Boston Teachers Union gets a contract
Tentative agreement reached after 18 months of negotiation
Jule Pattison-Gordon | 8/30/2017, 11:36 a.m.
After contract negotiations that dragged on for a year and a half, members of the Boston Teachers Union and city officials have reached a tentative agreement. Mayor Martin Walsh and the heads of the BTU, Boston Public Schools and Boston School Committee made their announcement last Thursday during an event at Boston University.
Not all points of contention are put to rest in the contract, but officials said it was important to settle what they could now and begin the school year with a contract in place.
A major element of the agreement is increased paraprofessional staffing. BPS will hire additional substitute paraprofessionals who can provide one-on-one support to high-needs students or teach them in substantially separate environments, according to a BPS spokesperson. Another piece of the agreement ensures that in times of layoffs and other staffing flux, positions serving students with autism or emotional needs remain held by paraprofessionals who have specific expertise in those areas, instead of going to those with seniority, said a BPS official.
Jessica Tang, BTU president, praised the agreement.
“I am thrilled we were able to come to an agreement and it was great to work with everyone and think of how we could get to ‘yes’ with supporting our students,” Tang said. “The agreement prioritizes and improves upon key supports for our students and will help to attract and retain highly-qualified teachers.”
Other elements of the agreement include a pay raise, expanded eligibility for parental leave, minimum school nurse staffing standards, more flexible hiring processes and new faculty focused on implementing restorative justice discipline practices. The contract has a relatively short span, only two years — this past year, retroactively, and the coming year until September 2018. The prior contract had a six-year scope. Officials said discussion would continue on the unresolved items.
Before going into effect, the agreement must be ratified by the BTU and approved by the Boston School Committee. It goes before the Committee in early September.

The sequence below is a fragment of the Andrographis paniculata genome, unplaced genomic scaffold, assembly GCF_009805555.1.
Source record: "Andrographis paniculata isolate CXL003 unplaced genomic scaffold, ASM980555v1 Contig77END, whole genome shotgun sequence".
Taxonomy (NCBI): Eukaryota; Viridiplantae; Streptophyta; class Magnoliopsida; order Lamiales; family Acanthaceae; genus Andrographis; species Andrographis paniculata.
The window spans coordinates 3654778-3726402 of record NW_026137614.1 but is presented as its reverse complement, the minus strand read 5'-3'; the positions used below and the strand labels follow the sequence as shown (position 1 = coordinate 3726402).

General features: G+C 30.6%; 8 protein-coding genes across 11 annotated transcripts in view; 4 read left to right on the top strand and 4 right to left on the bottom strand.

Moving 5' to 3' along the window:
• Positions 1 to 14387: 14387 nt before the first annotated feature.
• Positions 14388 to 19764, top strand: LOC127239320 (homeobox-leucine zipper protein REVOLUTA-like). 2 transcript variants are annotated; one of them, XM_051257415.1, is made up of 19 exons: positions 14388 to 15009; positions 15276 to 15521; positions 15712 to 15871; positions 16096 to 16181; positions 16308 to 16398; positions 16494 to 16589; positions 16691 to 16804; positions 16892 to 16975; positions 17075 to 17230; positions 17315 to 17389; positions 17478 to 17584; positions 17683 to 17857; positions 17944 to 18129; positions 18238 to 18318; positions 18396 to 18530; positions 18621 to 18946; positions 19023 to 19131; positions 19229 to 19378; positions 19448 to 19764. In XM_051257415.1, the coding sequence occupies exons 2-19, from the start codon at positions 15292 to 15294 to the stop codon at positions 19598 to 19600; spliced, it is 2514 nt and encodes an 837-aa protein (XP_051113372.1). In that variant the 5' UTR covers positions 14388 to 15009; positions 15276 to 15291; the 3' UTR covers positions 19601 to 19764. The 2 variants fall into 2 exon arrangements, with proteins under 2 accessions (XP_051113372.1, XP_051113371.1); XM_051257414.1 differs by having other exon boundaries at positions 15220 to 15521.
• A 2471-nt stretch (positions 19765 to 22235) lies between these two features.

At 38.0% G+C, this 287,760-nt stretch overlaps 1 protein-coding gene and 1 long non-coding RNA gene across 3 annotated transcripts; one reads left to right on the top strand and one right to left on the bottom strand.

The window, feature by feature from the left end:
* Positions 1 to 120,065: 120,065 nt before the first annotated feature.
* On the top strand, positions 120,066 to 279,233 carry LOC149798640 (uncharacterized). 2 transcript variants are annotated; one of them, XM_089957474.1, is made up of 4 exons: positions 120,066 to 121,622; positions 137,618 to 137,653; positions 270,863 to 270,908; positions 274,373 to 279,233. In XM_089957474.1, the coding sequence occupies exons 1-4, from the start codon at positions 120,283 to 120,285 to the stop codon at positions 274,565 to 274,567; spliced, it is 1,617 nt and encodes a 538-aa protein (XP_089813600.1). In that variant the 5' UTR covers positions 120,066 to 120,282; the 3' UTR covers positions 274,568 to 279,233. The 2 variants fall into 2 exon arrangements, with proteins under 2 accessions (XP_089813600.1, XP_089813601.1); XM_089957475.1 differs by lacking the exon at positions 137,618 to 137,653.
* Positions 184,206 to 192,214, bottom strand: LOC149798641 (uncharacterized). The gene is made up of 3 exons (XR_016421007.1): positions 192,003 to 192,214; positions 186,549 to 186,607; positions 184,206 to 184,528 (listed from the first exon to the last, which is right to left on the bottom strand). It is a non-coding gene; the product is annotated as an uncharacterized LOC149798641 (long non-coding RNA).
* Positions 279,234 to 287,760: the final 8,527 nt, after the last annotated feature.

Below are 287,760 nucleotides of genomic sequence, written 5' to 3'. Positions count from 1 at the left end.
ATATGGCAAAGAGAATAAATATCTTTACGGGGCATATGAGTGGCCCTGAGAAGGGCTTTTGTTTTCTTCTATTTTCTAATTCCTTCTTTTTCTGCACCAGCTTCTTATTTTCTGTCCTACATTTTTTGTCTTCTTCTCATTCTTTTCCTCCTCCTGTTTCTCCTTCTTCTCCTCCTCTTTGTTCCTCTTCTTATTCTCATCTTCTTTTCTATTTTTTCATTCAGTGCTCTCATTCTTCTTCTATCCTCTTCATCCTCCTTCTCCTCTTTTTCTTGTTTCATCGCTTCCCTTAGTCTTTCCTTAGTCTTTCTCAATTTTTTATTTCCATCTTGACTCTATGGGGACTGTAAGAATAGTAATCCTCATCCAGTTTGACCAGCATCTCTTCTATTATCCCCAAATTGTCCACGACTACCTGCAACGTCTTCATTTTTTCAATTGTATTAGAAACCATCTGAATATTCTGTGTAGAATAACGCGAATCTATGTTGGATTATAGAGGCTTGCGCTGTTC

The Boston Teachers Union represents 10,000 members, including teachers, paraprofessionals, social workers, nurses, librarians and related service providers, Tang said. Members have been working without a contract since August 2016.
Staffing, tests and conflict resolution
Educators and city officials have agreed to establish a minimum standard per-school nurse staffing level. The minimum is set at 0.5 nurses per school, meaning that each school has a full-time nurse spending at least half of his or her time on site, although how those hours are allocated is flexible. Most schools already have above minimum staffing, a BPS spokesperson said, but this is the first time the contract states a per-school standard that must be maintained regardless of individual student population size. This standard will be implemented in 2018-2019, while BPS commits to hiring additional nurses during the 2017-2018 year.
Also under the contract, three schools will receive a full-time faculty member dedicated to implementing restorative justice practices, which are aimed at mediating discipline cases by helping students identify and reflect on the causes and impacts of misbehavior and make up with those they have harmed. The district also will appoint a restorative practices coach to coordinate with the on-site faculty and central office and to organize professional development.